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28.4.02

This column by George F. Will reminds me of a sort of tendency I've noticed in commentary. It seems like conservative columnists are much more likely to defend conservatism as an overarching ideology, and to attack liberalism as a complete system of belief, than liberal columnists are to do the reverse. Granted, it's not every conservative commentator who does that. But it does seem like on average liberal commentators (as defined by popular opinion, as the commentators themselves don't seem to act as part of any coherent community) focus specifically on particular issues, while conservatives use particular issues as gateways into a broader critique of "liberalism" and defense of "conservatism."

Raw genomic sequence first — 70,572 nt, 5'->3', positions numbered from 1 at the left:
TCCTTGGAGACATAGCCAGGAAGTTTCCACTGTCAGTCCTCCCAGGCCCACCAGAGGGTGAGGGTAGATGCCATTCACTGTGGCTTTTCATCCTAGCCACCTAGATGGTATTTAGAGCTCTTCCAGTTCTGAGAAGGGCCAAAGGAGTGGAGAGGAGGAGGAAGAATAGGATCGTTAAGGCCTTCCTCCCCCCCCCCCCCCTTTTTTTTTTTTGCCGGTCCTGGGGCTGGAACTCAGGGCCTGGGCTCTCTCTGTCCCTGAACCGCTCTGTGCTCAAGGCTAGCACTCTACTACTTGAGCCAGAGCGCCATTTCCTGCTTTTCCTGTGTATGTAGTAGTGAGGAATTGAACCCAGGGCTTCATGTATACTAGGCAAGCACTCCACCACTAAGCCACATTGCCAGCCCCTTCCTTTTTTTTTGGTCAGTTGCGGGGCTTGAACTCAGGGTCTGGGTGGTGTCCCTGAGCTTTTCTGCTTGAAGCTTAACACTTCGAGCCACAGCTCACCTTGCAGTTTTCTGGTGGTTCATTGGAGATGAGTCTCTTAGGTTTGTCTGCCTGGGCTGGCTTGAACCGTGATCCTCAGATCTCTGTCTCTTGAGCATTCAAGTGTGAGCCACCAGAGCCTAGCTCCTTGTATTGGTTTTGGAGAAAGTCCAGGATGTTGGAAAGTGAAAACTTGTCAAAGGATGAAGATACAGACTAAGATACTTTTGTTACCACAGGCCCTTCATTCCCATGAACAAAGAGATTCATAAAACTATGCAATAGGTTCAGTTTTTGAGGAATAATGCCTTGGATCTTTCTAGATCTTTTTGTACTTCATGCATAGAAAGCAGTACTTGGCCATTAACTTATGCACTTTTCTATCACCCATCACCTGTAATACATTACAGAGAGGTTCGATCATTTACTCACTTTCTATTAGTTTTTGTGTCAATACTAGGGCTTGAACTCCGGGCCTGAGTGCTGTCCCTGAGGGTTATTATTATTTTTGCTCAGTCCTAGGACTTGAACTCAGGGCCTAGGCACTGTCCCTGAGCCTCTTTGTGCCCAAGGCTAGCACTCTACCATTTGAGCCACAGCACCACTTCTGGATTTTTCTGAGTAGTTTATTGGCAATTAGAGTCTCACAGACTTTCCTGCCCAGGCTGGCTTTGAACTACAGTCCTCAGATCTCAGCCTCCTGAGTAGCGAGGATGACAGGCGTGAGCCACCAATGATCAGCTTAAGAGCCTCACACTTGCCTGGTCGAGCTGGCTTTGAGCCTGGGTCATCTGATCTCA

Why? I don't know. Maybe it's a reaction to a time when the roles were reversed, so conservatives are taking up a defensive posture. Maybe liberals can't see the big picture. Maybe conservatives have this need to divide the world into black and white. And maybe being liberal myself has just made me ignore the times when liberals do the same thing (it's easy to overlook stupid rhetoric when it gets you to the right conclusions).

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